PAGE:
RIDGE WALKS and ROPES

Some of the best known trails in northern Taiwan are ridge walks: Huangdidian, Stegosaurus Ridge, Wuliaojian – all of these feature exhilarating scrambles up steep slopes with cracking views. If you want something that’s bound to get your heart pumping and reward your efforts with handsome views, then the trails below should whet your appetite.

TAIPEI SKYLINE TRAIL: SECTION 2B

This section of the Taipei Skyline Trail was an unexpected delight. It has the twin charms of both a fun ridge walk and a temple-studded historic trail.

TAIPEI SKYLINE TRAIL: SECTION 2A

This section of the Taipei Skyline Trail covers one of the quintessential Taipei day hikes: the spectacular Huangdidian. Bring a camera and a well-rested body, and come prepared for a very fun walk.

TAIPEI SKYLINE TRAIL: SECTION 1B

This section of the Taipei Skyline Trail really packs in the views. Taking you from Caonan in the east to Shiding in the west, it offers thrilling climbing and some tantalising views over the famous Huangdidian Ridge.

FIVE FINGER MOUNTAIN (五指山五峰連走O型)

Five Finger Mountain (or Mount Wuzhi), is so named because of the five prominent peaks that protrude along the ridge line. Instantly recognisable from afar, the conjoined summits do indeed (loosely) resemble a waving hand, and the trail connecting them make for a very enjoyable day’s walking.

SANXIA LION’S HEAD MOUNTAIN (獅仔頭山/粽串尖)

Lion’s Head Mountain on the border of New Taipei’s Sanxia and Xindian Districts is one of several similarly named peaks scattered across the various counties of Taiwan. This particular lion offers excitement and adventure with a dash of history, and a visit is well worth the trouble of getting out there.

HOUSHANYUE (猴山岳)

Houshanyue is a thoroughly satisfying half-day hike that will satisfy your need for adventure without spoiling your lie-in.

ZHONGYANG PITON and CHOU TOU SHAN (中央尖/臭頭山)

This moderately challenging walk has exciting climbs, some neat geological features, the odd dramatic view, pretty stream-side walking, and even a touch of Taiwan’s industrial history. What’s more, it can accessed by train from Taipei.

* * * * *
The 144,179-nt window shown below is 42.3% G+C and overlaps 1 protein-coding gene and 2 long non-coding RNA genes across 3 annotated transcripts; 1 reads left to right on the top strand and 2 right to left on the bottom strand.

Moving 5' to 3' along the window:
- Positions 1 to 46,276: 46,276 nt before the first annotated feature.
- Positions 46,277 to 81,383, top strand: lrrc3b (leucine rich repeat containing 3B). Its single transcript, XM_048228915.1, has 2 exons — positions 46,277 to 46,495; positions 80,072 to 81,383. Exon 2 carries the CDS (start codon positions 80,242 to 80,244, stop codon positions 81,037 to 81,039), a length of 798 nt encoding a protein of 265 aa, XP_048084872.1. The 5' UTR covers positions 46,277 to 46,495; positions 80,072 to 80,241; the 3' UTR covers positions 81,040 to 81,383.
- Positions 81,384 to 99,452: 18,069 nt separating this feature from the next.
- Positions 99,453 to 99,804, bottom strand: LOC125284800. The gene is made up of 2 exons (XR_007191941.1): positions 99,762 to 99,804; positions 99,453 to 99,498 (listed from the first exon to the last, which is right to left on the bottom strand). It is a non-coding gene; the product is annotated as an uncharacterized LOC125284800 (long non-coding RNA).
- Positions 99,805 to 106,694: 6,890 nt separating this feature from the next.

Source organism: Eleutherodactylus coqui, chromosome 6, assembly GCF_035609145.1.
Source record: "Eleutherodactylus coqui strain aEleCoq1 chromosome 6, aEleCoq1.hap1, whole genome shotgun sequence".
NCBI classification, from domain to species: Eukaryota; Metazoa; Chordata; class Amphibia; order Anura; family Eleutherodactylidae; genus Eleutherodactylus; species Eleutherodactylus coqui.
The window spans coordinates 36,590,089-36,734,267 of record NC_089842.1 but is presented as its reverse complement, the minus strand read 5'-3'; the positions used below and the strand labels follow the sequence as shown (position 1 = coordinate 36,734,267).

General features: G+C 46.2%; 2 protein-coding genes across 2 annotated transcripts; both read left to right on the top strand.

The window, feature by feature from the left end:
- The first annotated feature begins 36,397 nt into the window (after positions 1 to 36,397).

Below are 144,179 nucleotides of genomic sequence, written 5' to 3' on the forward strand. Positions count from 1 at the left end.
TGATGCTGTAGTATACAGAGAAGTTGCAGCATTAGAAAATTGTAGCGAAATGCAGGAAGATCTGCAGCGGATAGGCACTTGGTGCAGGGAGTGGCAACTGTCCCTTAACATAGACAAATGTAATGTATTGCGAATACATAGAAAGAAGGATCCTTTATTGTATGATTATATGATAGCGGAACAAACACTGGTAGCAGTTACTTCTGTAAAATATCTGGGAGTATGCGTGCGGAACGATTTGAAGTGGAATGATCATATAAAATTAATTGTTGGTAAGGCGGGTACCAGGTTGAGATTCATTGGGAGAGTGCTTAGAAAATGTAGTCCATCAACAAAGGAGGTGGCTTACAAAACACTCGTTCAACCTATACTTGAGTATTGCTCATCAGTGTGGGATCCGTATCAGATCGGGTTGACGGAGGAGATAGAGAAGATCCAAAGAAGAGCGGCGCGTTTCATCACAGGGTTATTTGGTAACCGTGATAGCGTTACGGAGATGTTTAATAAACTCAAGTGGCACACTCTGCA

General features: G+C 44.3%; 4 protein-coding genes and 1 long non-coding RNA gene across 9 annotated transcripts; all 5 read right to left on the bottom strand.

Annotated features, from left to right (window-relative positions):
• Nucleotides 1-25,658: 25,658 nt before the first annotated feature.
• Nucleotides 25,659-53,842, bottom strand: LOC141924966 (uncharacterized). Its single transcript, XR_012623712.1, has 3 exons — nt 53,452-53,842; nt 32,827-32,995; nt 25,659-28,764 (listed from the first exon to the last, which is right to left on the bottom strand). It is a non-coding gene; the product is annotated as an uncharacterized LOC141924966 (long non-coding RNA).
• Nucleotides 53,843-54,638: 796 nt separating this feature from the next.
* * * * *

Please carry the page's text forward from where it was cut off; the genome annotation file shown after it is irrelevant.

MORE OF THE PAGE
RUYI LAKE and JINMING SHAN (如意湖/金明山)

A small, but perfectly formed hike tucked away in a corner of New Taipei City’s Xizhi District. Despite being only a couple of kilometres long, this walk manages to pack in some ridge climbing, a small lake and a few views.

HUANGDIDIAN (皇帝殿)

This is the hike that made me fall in love with the trails and landscape of Taiwan. The first time I walked it was before I lived here, and the impression it made ran deep. This trail pretty much has it all: enthralling mountain views, exhilarating ridge walking, invigorating climbs and, (if you’re feeling bold enough), the opportunity to experience that famous Taiwanese friendliness by trying your hand at hitchhiking rather than walking back along the road.

BIJIA RIDGE TO ERGE SHAN (筆架連峰)

If you’ve ever travelled to Yilan on Freeway Number 5, you might have glanced right just before you entered the first of the long tunnels and seen a tree-coated ridge running towards the west. If you’re like me, that glimpse of intriguingly knobbly peaks and dips might have lead you to wonder what walking possibilities were hidden by the lush green foliage. The answer is the Bijia ridge trail – a strenuous, (but not difficult), and enjoyable trek which offers occasional great views and plenty of fun hiking.

95 PEAK AND NANGANG SHAN THE SCARY WAY (南港山步道2號峭壁)

NOTE: DUE TO A NUMBER OF ACCIDENTS IN THE AREA THE ROPE TRAILS ARE NOW CLOSED. Think the Nangang mountain range has nothing challenging to offer? Think elephant mountain is the height of excitement? Think again. Hidden between the ridge path of the Nangang trail and the network of small paths around the lower reaches, there are a series of more difficult climbs to tackle. This route incorporates the hardest of them all.

SHINIU SHAN (石牛山)

This unexpectedly enjoyable loop just south of Shimen reservoir combines a fun upwards scramble with attractive views from the peak and a much gentler route down.

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